The event began with the inevitable Panel Discussion, consisting of Stewart Matthew, the major domo of the production. It was his idea to create a sound-and-scent performance piece and over five long years he assembled the team that made it happen. With his shaved head and heavy black glasses, Matthew resembles Letterman’s band leader, Paul Shaffer. Also on stage were the composers—Nico Muhley, who scored The Reader, and Valgeir Sigurdsson. The young, giggling Muhley looks like Brendan Fraser, while the quiet Sigurdsson looks exactly like a shaggy, Icelandic, avant garde composer from central casting. The final “discussant” was the perfumer Christophe Laudamiel, sporting a pair of sparkly purple sneakers which balanced the more subdued tones currently on display in his mohawk.
We learned from the panel that Matthew’s “libretto” consisted of a timing grid listing the various smells and their odor descriptions. Muhley and Sigurdsson composed to this grid after smelling the actual samples created by Laudamiel. In some cases, creating a musical signature for a given scent was easy; in others, the composers struggled to find the right sound.
The technology for the evening was classic Smell-O-Vision: scented airstreams delivered via tubes to each seat in the house. The scents emerged from a flexible metal gooseneck, which you could adjust to suit: some people went with a full-face blast, others adopted a more demure cross-nostril approach. Laudamiel, who initially assessed his creations sitting a couple of feet from the nozzle of a prototype “odor organ,” was surprised at how different they smelled when tested under more realistic conditions. After traveling through many feet of tubing the components emerged from the nozzle out of phase. Laudamiel altered the ingredients and their proportions to achieve a coherent, synchronous delivery that smelled as intended.
The actual performance began with dimmed lights and an introduction of the eighteen odor “characters,” whose names were projected on a screen as we experienced their sound-and-scent signatures. With names like Absolute Zero, Meretricious Green, and Shiny Steel, the characters were concepts more than persons. The smells were strange and abstract—deliberately so. Laudamiel wanted the audience to focus on the interplay of scent and sound, and not get side-tracked with guessing the smells or puzzling out their mental associations. Most odors were intellectualized variants of perfumery’s “green”. Meretricious Green resembled tobacco leaf wrapper; Funky Green Imposter had an edamame note; another (I forget which) had the ersatz fruitiness of a Jolly Rancher.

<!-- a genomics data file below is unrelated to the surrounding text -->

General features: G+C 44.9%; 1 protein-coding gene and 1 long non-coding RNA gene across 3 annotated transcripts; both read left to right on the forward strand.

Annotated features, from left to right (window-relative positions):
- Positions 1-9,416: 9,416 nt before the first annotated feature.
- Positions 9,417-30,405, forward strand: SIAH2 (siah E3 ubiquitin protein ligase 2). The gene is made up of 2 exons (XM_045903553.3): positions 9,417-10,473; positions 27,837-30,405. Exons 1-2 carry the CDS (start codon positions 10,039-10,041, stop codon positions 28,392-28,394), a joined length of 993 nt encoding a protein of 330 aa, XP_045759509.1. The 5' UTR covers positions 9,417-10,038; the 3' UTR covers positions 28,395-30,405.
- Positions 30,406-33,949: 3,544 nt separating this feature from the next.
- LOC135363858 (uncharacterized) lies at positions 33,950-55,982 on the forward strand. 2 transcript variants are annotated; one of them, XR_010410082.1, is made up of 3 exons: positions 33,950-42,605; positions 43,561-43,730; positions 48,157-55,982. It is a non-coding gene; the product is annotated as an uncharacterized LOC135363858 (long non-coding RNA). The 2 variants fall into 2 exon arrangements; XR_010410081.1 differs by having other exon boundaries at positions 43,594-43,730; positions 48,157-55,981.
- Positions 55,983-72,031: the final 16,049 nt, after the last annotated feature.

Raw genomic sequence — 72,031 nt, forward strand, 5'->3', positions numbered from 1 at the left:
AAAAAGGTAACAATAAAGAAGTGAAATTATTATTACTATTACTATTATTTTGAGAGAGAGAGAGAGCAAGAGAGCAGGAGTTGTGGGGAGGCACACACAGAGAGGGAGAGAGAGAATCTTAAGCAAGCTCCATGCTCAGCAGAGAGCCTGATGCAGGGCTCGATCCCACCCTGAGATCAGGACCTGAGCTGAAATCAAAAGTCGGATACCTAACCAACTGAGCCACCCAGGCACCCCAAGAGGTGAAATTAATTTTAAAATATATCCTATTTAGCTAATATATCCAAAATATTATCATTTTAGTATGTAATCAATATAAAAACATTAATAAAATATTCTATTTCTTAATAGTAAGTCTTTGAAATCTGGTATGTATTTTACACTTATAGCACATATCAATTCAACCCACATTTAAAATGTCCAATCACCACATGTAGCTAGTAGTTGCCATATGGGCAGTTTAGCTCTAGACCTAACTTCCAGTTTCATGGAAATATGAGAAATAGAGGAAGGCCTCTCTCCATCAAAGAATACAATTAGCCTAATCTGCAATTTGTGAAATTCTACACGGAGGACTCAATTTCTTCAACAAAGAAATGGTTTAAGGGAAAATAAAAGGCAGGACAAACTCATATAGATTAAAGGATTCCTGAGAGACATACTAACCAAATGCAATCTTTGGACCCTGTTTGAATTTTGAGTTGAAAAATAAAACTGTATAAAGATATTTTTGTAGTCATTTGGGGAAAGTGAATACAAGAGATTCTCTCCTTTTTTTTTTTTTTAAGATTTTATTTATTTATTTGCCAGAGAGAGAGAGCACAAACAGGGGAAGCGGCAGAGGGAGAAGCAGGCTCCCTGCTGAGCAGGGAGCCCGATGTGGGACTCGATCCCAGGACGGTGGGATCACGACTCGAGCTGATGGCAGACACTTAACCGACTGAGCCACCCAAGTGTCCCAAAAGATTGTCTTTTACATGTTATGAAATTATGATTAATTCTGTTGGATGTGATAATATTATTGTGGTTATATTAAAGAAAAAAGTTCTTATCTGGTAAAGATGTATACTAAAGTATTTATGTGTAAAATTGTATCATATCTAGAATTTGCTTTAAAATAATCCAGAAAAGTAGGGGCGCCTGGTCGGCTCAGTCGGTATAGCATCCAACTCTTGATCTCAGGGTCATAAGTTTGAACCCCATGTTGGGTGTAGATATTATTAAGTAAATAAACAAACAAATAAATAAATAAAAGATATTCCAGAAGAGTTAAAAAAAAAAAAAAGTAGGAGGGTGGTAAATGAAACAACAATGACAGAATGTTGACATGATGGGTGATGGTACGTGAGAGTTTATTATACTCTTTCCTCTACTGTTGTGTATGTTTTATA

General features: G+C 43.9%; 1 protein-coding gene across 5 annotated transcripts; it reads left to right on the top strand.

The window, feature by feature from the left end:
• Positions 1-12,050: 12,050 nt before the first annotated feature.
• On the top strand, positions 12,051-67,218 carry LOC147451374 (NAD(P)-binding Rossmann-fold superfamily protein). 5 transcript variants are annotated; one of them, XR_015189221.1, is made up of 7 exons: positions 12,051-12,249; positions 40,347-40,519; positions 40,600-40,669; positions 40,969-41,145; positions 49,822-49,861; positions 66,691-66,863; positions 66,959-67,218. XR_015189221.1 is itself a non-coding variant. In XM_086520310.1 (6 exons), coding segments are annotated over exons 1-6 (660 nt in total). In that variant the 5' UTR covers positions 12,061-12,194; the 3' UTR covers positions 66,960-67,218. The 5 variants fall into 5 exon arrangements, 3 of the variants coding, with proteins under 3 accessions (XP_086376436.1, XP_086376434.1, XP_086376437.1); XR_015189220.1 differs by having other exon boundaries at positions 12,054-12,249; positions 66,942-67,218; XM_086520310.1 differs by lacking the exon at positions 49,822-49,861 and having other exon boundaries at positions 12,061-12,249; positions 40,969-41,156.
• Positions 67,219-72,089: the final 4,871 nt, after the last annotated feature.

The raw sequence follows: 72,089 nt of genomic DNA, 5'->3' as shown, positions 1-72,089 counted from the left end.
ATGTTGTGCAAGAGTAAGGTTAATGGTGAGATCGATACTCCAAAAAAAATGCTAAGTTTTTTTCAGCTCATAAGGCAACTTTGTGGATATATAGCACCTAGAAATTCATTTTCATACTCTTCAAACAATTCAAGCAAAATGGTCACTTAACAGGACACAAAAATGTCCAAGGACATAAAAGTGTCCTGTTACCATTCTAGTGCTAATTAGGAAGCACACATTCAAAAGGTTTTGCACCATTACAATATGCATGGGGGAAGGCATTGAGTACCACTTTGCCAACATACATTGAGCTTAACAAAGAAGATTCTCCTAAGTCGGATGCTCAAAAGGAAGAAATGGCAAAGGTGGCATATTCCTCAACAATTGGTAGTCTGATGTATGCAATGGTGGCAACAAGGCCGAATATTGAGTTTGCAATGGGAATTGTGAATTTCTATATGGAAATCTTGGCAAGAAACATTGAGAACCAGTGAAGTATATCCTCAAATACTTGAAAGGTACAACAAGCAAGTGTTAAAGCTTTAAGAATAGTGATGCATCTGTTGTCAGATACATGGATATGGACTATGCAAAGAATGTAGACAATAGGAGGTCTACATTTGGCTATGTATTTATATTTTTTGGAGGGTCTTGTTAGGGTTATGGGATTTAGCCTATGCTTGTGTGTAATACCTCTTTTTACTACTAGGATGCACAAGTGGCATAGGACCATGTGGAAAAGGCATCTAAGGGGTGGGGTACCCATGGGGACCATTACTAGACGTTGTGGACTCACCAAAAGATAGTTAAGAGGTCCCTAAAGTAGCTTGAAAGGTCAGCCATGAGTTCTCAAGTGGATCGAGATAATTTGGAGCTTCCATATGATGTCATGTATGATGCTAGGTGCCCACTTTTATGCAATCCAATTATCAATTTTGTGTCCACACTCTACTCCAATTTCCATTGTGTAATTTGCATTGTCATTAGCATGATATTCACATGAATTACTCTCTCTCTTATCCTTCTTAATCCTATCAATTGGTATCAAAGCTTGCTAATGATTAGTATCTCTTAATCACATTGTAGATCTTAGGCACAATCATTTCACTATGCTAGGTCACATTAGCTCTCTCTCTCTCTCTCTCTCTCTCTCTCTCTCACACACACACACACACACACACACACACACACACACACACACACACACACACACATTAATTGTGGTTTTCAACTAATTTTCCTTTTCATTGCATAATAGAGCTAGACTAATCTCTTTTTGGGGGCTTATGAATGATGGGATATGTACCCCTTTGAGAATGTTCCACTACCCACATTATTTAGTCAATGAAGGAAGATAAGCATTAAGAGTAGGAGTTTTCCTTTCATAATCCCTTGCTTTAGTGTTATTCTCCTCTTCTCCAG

After this prelude the house lights were doused, leaving the audience to their ears and noses for the next twenty minutes. Dubbed a “Scent Opera in Four Movements” (I know, I know, operas have scenes and acts, not movements), the libretto was even more conceptual than the scents. In the second movement, for example,
Earthly materials are forged to give rise to Base Metal which is soon modernized into flamboyance that hardens in Shiny Steel.And so on. The narrative was less a story than an excuse for smells to reappear in various sequences and combinations. And in any case, it was impossible to tell when one movement left off and the next began.
The experience, however, was totally compelling. The smells continuously evolved from the nozzle at an easy pace—smelling them took no effort, no special sniffing or hyperventilating. You sat and listened and the smells happened, one after another. Gradually you began to connect each one with its leitmotif—metallic piano notes cued the arrival of Shiny Steel, for example. Soon the characters interacted, and the score and the scents became correspondingly complex.
Some of the smells were off-putting—I saw a few heads in the audience snap back on delivery of one particularly unpleasant vinyl note. (Weirdly, five minutes into the piece my stomach began to growl, even though I’d had dinner a couple of hours earlier. I wasn’t the only one to experience this.)
At the conclusion of the piece, on-screen credits rolled as each character made a brief, scented “curtain call.” The audience was smiling and the mood was happy. It’s worth noting that despite a half hour of continuous scent delivery, there was no lingering background scent in the theater—a complete vindication of the Laube/Todd Smell-O-Vision style of technology. (AromaRama, as readers of my book know, was a less successful technology that dispersed scent through a theater’s air conditioning ducts, often leaving a cloud of smell behind.)
Scented theatrical performance has been around for a long time. Eugene Rimmel created a “perfume fountain” for musical numbers in London’s Alhambra theater in the 1860s. Stage directors of the realist school have been using smells on stage since the early 1900s. And people have been experimenting with scented movies since the earliest days of Hollywood. What’s clear from Green Aria is that an elegant scent technology in the hands of truly creative people can deliver an original, and beautiful, sensory performance that enlivens the mind as well as the senses.
P.S. Credit where credit is due: Firmenich (and not IFF, Laudamiel’s former employer), provided the scents. Engineering firm Fläkt Woods created the odor organ scent delivery system.
P.P.S. Kudos also to Thierry Mugler Parfums, the opera’s official sponsor, whose support made the entire production possible.